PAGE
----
For the July 4th weekend, we know a lot of people are busting out Jaws to watch, since it is a favorite this time of year. As it should be. But there are so many other great monsters out there waiting under the water’s surface, so what better time to celebrate those!
From barracudas, killer whales, piranhas, octopus, crocs, gators, and all sorts of other nasty beasties out there, we want to hear your favorite… except for sharks! Let’s take sharks off the menu, so to speak, since most will be posting about Jaws anyway. But there are so many other great titles out there, let’s put the spotlight on them for now.
So what cinematic underwater adventure featuring one of the many (non-shark) terrors of the deep is your favorite?
Born July 23rd, 1942
Born as Enrica Bianchi Colombatto, she changed her name to Ericka Blanc when she got into movies. Fans of Euro horror may recognize her face, since she has worked on some great films with some great talent, from the giallo to westerns to horror. Blanc was the first woman to play the famous character Emmanuelle in the 1969 film Lo, Emmanuelle, which would later be played by several other actresses over the years.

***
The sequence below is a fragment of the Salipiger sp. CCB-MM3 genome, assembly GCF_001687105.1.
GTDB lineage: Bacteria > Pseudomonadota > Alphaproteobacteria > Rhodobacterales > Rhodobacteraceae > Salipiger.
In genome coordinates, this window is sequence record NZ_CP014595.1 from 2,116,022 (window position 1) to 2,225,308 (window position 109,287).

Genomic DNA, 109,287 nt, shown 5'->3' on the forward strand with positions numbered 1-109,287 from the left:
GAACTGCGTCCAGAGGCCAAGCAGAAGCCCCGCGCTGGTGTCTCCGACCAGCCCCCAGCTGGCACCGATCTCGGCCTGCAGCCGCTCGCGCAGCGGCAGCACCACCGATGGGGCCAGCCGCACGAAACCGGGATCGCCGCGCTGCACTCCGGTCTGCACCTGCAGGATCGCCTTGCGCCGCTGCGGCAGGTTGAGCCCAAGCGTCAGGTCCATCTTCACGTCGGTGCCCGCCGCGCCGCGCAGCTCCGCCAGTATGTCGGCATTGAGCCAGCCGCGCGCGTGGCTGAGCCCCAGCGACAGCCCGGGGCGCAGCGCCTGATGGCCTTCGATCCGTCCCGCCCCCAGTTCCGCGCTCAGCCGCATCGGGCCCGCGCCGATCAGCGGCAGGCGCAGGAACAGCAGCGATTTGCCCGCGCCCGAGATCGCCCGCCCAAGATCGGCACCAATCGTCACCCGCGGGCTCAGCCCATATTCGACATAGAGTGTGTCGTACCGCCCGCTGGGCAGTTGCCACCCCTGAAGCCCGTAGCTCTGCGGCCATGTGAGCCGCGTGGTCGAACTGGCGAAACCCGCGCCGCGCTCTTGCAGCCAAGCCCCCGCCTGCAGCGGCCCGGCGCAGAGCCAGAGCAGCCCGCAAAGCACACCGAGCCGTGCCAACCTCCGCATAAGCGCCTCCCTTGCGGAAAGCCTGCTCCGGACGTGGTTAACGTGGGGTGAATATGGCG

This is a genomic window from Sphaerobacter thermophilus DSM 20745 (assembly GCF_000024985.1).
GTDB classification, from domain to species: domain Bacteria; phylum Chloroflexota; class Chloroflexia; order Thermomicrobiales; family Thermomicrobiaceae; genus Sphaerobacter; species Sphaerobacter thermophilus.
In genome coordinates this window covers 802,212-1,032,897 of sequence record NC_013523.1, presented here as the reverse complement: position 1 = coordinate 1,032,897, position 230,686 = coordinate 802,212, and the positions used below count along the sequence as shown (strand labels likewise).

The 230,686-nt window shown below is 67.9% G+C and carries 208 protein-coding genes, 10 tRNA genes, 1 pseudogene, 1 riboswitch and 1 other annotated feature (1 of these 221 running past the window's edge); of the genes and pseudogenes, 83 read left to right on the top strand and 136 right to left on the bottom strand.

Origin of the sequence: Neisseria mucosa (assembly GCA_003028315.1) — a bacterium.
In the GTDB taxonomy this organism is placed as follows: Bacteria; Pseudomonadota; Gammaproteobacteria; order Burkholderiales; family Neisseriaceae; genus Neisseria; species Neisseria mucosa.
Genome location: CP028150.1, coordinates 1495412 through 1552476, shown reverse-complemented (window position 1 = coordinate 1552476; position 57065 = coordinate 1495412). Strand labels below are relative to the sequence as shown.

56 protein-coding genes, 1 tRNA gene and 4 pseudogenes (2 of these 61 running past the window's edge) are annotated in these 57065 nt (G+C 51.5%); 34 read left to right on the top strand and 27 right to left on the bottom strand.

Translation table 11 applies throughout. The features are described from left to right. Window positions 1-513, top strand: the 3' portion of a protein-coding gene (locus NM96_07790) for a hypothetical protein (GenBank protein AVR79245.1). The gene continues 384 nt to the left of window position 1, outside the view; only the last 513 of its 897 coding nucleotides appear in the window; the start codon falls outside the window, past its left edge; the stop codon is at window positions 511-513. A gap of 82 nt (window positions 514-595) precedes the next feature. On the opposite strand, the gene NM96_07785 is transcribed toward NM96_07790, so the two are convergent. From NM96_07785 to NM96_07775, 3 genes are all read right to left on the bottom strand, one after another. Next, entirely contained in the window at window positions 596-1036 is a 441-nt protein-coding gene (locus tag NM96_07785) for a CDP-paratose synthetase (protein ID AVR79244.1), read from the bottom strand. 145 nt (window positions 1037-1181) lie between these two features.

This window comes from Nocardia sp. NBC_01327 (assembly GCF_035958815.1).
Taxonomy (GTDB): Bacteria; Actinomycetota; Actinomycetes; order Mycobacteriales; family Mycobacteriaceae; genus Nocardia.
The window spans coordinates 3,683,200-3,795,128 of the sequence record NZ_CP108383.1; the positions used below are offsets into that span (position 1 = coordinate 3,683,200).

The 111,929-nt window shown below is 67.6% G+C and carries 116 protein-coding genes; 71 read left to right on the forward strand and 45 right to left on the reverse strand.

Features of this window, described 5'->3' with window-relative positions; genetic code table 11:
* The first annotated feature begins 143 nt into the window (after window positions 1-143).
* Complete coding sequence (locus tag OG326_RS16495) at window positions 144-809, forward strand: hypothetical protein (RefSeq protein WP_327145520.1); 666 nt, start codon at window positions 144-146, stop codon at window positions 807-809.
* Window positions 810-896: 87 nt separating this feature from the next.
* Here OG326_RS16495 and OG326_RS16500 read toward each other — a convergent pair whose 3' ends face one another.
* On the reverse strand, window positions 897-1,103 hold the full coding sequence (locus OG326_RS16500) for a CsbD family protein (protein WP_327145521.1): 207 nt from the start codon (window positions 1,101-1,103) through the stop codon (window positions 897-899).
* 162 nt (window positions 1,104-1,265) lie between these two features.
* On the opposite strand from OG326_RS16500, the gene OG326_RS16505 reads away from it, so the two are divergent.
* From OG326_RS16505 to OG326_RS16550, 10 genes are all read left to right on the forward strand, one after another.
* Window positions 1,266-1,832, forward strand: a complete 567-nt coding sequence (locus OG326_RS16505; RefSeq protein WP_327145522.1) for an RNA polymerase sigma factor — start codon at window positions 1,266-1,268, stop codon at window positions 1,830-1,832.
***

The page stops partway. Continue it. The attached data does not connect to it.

For for us horror fans, it was her work in films like Mario Bava’s Kill Baby, Kill (1966), the rarely talked about The Vengeance of Lady Morgan (1965), The Night Evelyn Came Out of the Grave (1971), working alongside Paul Naschy in A Dragonfly for Each Corpse (1975), and one of our personal favorites, Jean Brismée’s The Devil’s Nightmare (1971). So don’t be surprised if you’re watching a classic Euro horror films from the ’60s or ’70s and see this lovely lady’s face appear on the screen. If it does, the film just got a little better.
On July 4th, 1862, Charles Lutwidge Dodgson took the three daughters of his good friend, Henry Liddell, on a little rowing excursion. During the journey, the young girls pressed him for a story. It was on this trip that the beginning of the now famous Alice’s Adventures in Wonderland started to form. It would be published in 1864, under his penname Lewis Carroll.